Is All Hope Lost for a Better Iraq?

Menu Opinion Sponsors

Is All Hope Lost for a Better Iraq? - by Mariwan Hama-Saeed  

When the U.S. toppled Saddam Hussein in 2003, we believed that our country would return to being a prosperous country and an influential political and economic player. We had lost so much to war and sanctions; we had lost millions of citizens to untreated diseases, bloodshed and displacement. One man had cost us our economy, our infrastructure and our respect from the international community. 

I was a junior at the University of Sulaimania when the Saddam regime fell and began working as a translator with news organizations. When Saddam was in power I had never traveled further than a two hour drive from my hometown. After the war, I traveled through many parts of Iraq and learned about my country. 

My work gave me the opportunities to meet more Iraqis. The quotes I heard still echo in my ears. The people were hopeful, even elated, about Iraq's new era.  

But within six months, people began questioning the lack of progress. Services such as electricity and water only deteriorated, and security cost lives and economic development.     

The rehabilitation of Iraq's crumbling infrastructure was poorly executed and has virtually stopped. Unemployment rose. Thanks to violence, kidnappings and threats, many of Iraq's historically mixed sectarian neighborhoods and cities gradually divided or have disappeared altogether.  

And things are only getting worse. Nearly four years after we celebrated Saddam's fall, violence ravages my country, Iraq is divided along sectarian lines and our best and brightest are fleeing to other lands. When I look back, I only feel disappointment. 

The new leaders, whom we hoped would bring about democracy and freedom, continue to neglect the needs of the people. They instead have built their own militias in order to use them to achieve power.  

We have had three elections, but almost all of them were troubled with fraud. For example, I was not at home for one of the elections but my family voted for me. A fellow journalist interviewed a 12-year-old boy who voted 17 times. These stories were common.  

The new Iraqi police and army are not seen as protectors of the Iraqi people, but rather a source of income for the militias. Many of the police and military forces follow the orders of their militias and are accused of torturing individuals and having secret jails. U.S. and British forces have also tortured prisoners. Foreign fighters, insurgents and so-called Islamists are killing Iraqis for no reason.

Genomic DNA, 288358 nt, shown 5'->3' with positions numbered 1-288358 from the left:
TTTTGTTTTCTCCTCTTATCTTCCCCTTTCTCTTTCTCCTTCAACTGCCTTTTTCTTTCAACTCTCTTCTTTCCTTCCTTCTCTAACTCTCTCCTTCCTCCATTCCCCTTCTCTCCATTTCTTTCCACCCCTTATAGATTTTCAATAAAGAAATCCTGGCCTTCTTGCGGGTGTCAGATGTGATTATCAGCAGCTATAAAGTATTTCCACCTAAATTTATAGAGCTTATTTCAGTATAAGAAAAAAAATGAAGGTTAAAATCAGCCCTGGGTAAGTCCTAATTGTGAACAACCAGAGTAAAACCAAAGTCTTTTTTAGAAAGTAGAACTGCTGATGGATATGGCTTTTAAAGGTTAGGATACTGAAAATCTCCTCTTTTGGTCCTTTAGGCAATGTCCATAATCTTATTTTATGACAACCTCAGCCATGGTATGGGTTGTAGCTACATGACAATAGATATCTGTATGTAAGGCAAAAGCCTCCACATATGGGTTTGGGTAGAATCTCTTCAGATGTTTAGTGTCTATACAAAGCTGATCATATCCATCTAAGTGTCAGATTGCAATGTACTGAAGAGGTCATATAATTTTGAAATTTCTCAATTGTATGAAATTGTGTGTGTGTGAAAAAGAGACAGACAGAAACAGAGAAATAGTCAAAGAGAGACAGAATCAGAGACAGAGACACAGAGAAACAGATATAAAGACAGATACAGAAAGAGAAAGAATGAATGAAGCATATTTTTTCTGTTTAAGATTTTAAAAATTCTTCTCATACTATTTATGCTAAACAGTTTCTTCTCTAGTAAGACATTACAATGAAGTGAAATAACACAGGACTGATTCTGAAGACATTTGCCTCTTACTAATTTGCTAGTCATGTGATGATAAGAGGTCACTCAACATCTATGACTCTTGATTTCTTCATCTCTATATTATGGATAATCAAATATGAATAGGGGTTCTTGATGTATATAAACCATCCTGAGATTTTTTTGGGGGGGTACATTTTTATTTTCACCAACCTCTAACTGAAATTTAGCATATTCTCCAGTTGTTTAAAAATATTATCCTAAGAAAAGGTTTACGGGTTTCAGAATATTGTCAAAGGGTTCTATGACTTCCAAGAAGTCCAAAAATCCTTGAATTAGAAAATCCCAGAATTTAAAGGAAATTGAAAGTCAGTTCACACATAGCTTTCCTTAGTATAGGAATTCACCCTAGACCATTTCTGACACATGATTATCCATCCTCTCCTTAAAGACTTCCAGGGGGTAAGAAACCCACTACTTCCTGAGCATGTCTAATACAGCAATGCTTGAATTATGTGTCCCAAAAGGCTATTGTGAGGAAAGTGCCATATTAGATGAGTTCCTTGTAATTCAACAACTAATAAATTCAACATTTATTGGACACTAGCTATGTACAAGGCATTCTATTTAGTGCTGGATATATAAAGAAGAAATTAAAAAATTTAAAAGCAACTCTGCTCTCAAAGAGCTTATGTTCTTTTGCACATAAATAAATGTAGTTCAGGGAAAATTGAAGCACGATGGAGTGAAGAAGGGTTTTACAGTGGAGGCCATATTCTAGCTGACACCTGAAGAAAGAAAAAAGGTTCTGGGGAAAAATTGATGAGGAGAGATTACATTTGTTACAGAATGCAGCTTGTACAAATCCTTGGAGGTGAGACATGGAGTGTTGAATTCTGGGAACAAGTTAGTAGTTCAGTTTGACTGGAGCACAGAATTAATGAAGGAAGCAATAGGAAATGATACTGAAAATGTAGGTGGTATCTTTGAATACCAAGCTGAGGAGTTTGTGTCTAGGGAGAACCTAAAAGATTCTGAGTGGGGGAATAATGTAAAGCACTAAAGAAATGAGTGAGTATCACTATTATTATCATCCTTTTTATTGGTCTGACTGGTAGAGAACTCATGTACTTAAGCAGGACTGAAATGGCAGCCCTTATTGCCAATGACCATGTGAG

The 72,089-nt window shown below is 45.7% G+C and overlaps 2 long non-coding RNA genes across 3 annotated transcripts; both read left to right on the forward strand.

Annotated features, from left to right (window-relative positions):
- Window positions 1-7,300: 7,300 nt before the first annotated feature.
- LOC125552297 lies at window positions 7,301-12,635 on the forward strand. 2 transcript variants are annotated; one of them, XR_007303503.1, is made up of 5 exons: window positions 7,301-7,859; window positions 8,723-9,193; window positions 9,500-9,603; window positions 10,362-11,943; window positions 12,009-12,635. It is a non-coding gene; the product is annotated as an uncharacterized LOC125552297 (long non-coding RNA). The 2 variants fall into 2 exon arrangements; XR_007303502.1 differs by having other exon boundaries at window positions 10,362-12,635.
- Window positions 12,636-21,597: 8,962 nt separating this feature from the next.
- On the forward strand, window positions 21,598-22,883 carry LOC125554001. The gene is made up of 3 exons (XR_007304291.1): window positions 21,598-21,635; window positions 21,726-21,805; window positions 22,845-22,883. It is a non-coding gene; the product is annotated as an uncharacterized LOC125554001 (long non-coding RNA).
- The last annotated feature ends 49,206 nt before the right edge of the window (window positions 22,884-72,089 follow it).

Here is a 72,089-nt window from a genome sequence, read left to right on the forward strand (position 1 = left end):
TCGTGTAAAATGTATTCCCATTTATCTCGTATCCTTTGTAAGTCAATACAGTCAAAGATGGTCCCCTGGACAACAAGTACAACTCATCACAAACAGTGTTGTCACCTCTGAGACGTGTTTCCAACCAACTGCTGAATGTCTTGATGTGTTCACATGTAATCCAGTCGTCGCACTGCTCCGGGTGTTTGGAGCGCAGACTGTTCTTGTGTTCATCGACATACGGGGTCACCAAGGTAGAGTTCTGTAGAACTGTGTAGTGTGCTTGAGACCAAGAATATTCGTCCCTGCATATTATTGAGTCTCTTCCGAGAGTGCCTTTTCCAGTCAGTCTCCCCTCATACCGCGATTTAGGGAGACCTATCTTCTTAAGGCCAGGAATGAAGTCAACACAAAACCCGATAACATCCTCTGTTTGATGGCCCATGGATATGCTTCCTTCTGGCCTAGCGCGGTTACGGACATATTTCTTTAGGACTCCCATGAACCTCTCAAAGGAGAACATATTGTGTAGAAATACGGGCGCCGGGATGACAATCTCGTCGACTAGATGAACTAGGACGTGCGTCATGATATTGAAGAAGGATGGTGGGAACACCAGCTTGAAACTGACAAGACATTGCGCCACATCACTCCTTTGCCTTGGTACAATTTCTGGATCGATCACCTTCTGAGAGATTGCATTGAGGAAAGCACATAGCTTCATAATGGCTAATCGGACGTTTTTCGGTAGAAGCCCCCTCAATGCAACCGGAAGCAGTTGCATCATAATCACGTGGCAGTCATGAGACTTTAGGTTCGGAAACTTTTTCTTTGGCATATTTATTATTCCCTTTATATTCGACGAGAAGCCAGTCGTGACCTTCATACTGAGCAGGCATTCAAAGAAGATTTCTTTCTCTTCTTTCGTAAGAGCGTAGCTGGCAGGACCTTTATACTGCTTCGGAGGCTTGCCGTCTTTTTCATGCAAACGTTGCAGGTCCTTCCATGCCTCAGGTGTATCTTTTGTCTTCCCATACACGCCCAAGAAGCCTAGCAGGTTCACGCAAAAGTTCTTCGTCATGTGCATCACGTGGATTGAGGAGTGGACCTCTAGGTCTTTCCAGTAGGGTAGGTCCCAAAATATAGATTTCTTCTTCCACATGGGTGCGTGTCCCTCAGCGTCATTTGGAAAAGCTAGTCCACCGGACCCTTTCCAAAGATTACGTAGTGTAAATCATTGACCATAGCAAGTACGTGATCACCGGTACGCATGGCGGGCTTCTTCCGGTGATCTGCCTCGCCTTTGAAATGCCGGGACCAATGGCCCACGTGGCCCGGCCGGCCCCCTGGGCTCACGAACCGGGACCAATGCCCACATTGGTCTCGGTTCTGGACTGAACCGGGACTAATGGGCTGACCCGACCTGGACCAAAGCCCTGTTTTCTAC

Iraq has been a land of opportunity for many people, but few of them are Iraqis. Foreigners make upwards of tens of thousands dollars per month in the Green Zone, and private security companies are making millions. Meanwhile, the average Iraqi's salary is barely above the poverty line, according to the U.S. State Department. 

Almost all the international companies that are supposedly rehabilitating Iraq have stopped operating and no one knows what happened to the money. The projects are, for the most part, shoddy or incomplete. The U.S. must track the billions of dollars that have gone missing from rehabilitation projects. The rehabilitation process should increase in somewhat stable areas such as the south and north.  

This is not what I and other Iraqis expected.  

Iraqis are suffering immense pain, loss, fear and horrible living conditions. Iraqis are fleeing the violence and hoping to find opportunities elsewhere. Millions are now in Syria and Jordan.  

Yet the only issue Americans want to address is whether the United States should pull out its forces. That is not the only question at hand.  

I don't support an immediate withdrawal of U.S. forces, but the United States needs to change its Iraq policy. The country needs to be secure, but we also need opportunities and better living conditions. With proper electricity and water, better leadership and jobs, security would improve.  

Giving Iraqis the better lives that they hoped for in 2003 is the only way to turn things around. We have thus far faced only disappointments, but I still cling to the hope that somehow, Iraq can survive.   

Mariwan Hama-Saeed is the Kurdish editor for the Institute for war and Peace Reporting/Iraq and a master's candidate in journalism at the University of Colorado at Boulder.

The opinions expressed in this article are those of the author and may not necessarily represent those of Kurdish Aspect

Top of page


Awene The most admired Independent Kurdish Newspaper from the heart of Kurdistan.

Khatuzeen Center For Kurdish Women’s Issues

From Holland to Kurdistan Non-Kurd blogging on Kurdistan

Klawrojna An Independent Online Kurdish-English Newspaper

American Express
Apple Store
Design a Mobile Website
View Site in Mobile | Classic
Share by: